Tag Archives: Guitar

Guitar

11 String Guitar

Name: 11 String Guitar.
Type: Chordophones > Lute > Guitars > Extended > Range.
Hornbostel-Sachs No#: 321.322.5
Tunings: Bb C D Eb F G C F Bb D G
Inventor: Georg Bolin 1960s [Sweden].
Country: Many, Europe, USA.
Region: Many, Europe, USA.

Description: The eleven-string alto guitar [also known as altgitarr, archguitar or Bolin guitar] is an extended-range classical guitar developed by Swedish luthier Georg Bolin in the 1960s. Original Bolin instruments are now rare and valuable. The Bolin alto guitar most often has eleven strings, but Bolin also made a thirteen-string version.

In the United States, luthier Walter Stanul makes performance instruments ranging from 11 to 13 strings called the Archguitar. The design and the body shape of this guitar is similar to the vihuela, and thus it is fundamentally different from the Bolin design.

History: Georg Bolin first constructed 11-string alto guitar with collaboration with Swedish guitarist Per-Olof Johnson in 1960s. Johnson is the teacher of a well-known guitarist Göran Söllscher who made this instrument famous through his extensive usage of Bolin’s 11 String alto guitar.

Johnson was fond of lute music, but the difference in playing techniques between guitar and lute is significant and he was looking for a way to play lute music using guitar playing technique. Thus, the design goal was specifically to be able to play renaissance lute music directly from original tabs using guitar playing technique.

Features: The 11-string alto guitar is a multi-string classical guitar, which generally refers to classical guitars with more than six strings. Classical guitars with extra strings can have from seven to 13 or more strings. The first six strings are tuned in the same intervals as the normal classic guitar. Therefore, a musician can play with conventional fingering on those strings.

Citations: Bibliography: Websites

Fretless Guitar

Name: Fretless Guitar.
Type: Chordophones > Lutes > Guitar > Types > Modified > Fretless.
Hornbostel-Sachs No#: 321.322.5
Country: Many.
Region: Global.

Description: A fretless guitar whether electric or acoustic; it is a modified guitar without frets. Most fretless guitars are typically modified versions of “factory made” instruments. This is especially so when it comes to fretless electric guitars they are the most common variety of this musical instrument.

A parallel analogue would be the fretless electric bass. The frets are removed by the player or a professional luthier. This type of guitar can also be custom made by professional builders who specialize in building fretless guitars.

Although it can be difficult to play chords when transitioning from fretted to fretless at first. Fretless does have the advantage of achieving quarter-tones and microtones which would not be present in conventional factory made instruments fretted under the 12-tone system.

Citations:

Modified

The definition of the term “modified” in this context any thing or property of the original musical instrument that is changed to increase the capability of note bending such as a “scalloped” guitar. The same can apply to a electric or acoustic bass guitar.  However this aspect in music is not just limited to guitars, one can include John Cage’s prepared piano as an example of a modified instrument.

Guitar Tunings / Africa

 

Guitar Tunings / West Africa
Names Nomenclature Regions Tunings
Standard * E A D G B E
Taara No. 1 C Maj 6th Mali C A D G B E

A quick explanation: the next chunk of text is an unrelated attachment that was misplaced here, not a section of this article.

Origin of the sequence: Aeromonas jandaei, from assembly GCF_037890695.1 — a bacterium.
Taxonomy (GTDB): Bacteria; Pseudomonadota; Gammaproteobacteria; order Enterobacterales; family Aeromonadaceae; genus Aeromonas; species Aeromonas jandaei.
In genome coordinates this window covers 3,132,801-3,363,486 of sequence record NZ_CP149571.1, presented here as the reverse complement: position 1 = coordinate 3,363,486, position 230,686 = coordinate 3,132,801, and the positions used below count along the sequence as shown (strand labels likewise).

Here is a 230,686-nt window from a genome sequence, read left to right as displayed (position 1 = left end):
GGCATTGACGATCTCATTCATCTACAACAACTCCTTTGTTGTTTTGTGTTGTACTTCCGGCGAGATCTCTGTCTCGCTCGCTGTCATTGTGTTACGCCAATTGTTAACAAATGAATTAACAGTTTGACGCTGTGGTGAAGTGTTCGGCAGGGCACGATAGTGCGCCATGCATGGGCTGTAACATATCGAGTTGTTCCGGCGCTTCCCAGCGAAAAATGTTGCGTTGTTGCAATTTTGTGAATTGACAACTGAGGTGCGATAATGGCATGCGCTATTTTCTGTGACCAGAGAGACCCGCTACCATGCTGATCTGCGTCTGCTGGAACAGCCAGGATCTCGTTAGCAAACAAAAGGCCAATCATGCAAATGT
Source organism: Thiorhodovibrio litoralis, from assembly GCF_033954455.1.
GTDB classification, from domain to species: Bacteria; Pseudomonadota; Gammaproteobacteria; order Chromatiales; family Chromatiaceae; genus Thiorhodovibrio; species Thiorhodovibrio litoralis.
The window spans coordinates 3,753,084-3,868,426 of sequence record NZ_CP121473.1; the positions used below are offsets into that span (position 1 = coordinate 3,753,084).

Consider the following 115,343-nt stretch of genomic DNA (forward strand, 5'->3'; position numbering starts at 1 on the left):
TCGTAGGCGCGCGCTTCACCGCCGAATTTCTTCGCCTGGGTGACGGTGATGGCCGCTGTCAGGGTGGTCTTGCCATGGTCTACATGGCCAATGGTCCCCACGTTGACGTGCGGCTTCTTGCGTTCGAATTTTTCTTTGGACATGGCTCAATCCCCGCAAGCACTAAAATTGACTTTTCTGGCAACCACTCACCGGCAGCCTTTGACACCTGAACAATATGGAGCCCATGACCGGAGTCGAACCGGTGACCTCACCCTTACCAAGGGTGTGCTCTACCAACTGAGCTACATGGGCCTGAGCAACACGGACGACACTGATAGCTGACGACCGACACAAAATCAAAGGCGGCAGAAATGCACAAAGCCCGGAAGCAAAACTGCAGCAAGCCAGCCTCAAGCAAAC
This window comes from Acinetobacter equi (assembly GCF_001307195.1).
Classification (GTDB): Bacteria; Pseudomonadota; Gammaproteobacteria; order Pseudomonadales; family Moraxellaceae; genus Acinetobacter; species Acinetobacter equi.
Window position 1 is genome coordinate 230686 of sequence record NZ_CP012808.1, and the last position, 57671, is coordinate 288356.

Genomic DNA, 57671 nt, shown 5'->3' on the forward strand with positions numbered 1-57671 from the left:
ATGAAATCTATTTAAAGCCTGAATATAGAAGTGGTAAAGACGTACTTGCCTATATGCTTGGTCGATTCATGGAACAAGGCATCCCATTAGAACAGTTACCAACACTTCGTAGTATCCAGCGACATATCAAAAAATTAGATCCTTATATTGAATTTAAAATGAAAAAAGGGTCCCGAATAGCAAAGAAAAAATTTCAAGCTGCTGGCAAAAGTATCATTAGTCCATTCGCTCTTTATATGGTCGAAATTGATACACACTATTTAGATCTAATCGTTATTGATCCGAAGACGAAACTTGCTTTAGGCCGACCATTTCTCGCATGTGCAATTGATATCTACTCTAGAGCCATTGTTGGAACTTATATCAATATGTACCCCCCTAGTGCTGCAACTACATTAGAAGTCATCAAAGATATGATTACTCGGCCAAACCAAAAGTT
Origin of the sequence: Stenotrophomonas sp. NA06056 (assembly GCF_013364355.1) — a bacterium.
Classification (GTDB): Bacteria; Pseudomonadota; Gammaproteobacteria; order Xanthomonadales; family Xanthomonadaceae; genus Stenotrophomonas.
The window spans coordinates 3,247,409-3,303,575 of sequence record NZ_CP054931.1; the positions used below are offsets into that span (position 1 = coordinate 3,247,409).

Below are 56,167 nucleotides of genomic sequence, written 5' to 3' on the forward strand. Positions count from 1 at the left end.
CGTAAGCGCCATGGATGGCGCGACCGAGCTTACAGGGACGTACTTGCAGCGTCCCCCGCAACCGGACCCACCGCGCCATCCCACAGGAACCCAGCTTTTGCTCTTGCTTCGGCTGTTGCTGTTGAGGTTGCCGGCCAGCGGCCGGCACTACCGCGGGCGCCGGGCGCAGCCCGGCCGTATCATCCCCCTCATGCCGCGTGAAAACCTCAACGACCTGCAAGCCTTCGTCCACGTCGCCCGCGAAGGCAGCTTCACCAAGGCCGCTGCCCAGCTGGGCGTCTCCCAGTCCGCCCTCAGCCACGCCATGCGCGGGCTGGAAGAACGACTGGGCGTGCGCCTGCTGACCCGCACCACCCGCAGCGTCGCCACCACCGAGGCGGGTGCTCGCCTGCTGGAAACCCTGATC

Sinquente Cix Open G Major Mali D G D G B D
Mali F A D G B E
Taara No. 2 Mali  F A D G C E
Jarabi Mali F C D G B E
Wassalou / Songhai Raised A Major Mali G A D G B E
Djeli Madi Tounkara Mali C Bb D G C F
Djeli Madi Tounkara Rentrant C# Mali C# F# B E G# C#

Citations: Bibliography: Mande Music by Eric Charry pp. 288-290 Guitar Tuning ~ Traditional And Modern Music of the Maninka and Mandinka of Western Africa. The University of Chicago Press ISBN 0-226-101062-2 © 2000 ;

Guitar Tunings / East Africa
Names Nomenclature Region Tunings
Standard E Min 11 * E A D G B E
E A D G B D
Mi Composé E Min 11 Congo E A [d] G B E
F A D G B E
Jean Bosco Mwenda Katanga, Congo F A D G C E
Botswana F X A C F X
Full C Uganda
Half C Uganda
LG Uganda
KG High Six Uganda
CG Uganda
Spanish Uganda E C# A E A E
D Maj 7 Tanzania D A D F# A C#
Hauyani Uganda G E C G E C
Hauyani Uganda G E C G C C

Note: The “X” denotes removed strings. Mi Composé tuning as used for Rumba and Soukous in Congo DRC, differs from the standard tuning. In which only the D string has been replaced with the bottom E string to raise the D to an entire octave.

The “Lazy D Tuning” E A D G B D as we know it in North America; is used in the genre of Maskandi music.

Citations: Bibliography: Theory of African Music Volume II by Gerhard Kubik – Chapter IX Genealogy of a Malawian Musician Family pp. 247 ISBN-13: 978-0-226-45694-2 ISBN-10: 0-225-45694-3 ; Garland Encyclopedia Book Africa [book & audio cd] ; Africa & The Blues by Gerhard Kubik ; Some Characteristics Of The Blues Page 83 ; University Press of Mississippi ; ISBN 978-1-57807-146-4 ;

Guitar Tunings / Indonesia

 

 

Guitar Tunings / Indonesia
Name Nomenclature Region  Genre Tunings
Andu Andu Rudang A Sus 4/7 E A D G A E
Rabana E Minor E A E G A E
E Minor Mandar E B D G B E
F A C G C E
Stem Las Bas F Maj 13#11 F C D G B E
Kemayoran F C D G C E
Stem Pal F Bd D G C E
F# A C# F# B E
Los Quinn Tallu-Tallu G Major Sulawesi Karambagan G C D G B D
Karambagan Sulawesi Karambagan G A D G B D
Sulawesi Karambagan G B D G B D
Stem Sanak Mewang in Ejan G6th Sulawesi Karambagan G B D G B E

Citations: Discography: Liner Notes from the Music of Indonesia Series Vol. 20 Indonesian Guitars SFW40447 pp. 10-11 [adobe PDF file] ; Websites: Erizal Barnawi / Blogspot / Guitar Klasik Lampung Tulang Bawang ;

Guitar Tunings / Papua New Guinea

 

Guitar Tunings / Papua New Guinea
Names Nomenclature Region Tunings
Standard Em11th * E A D G B E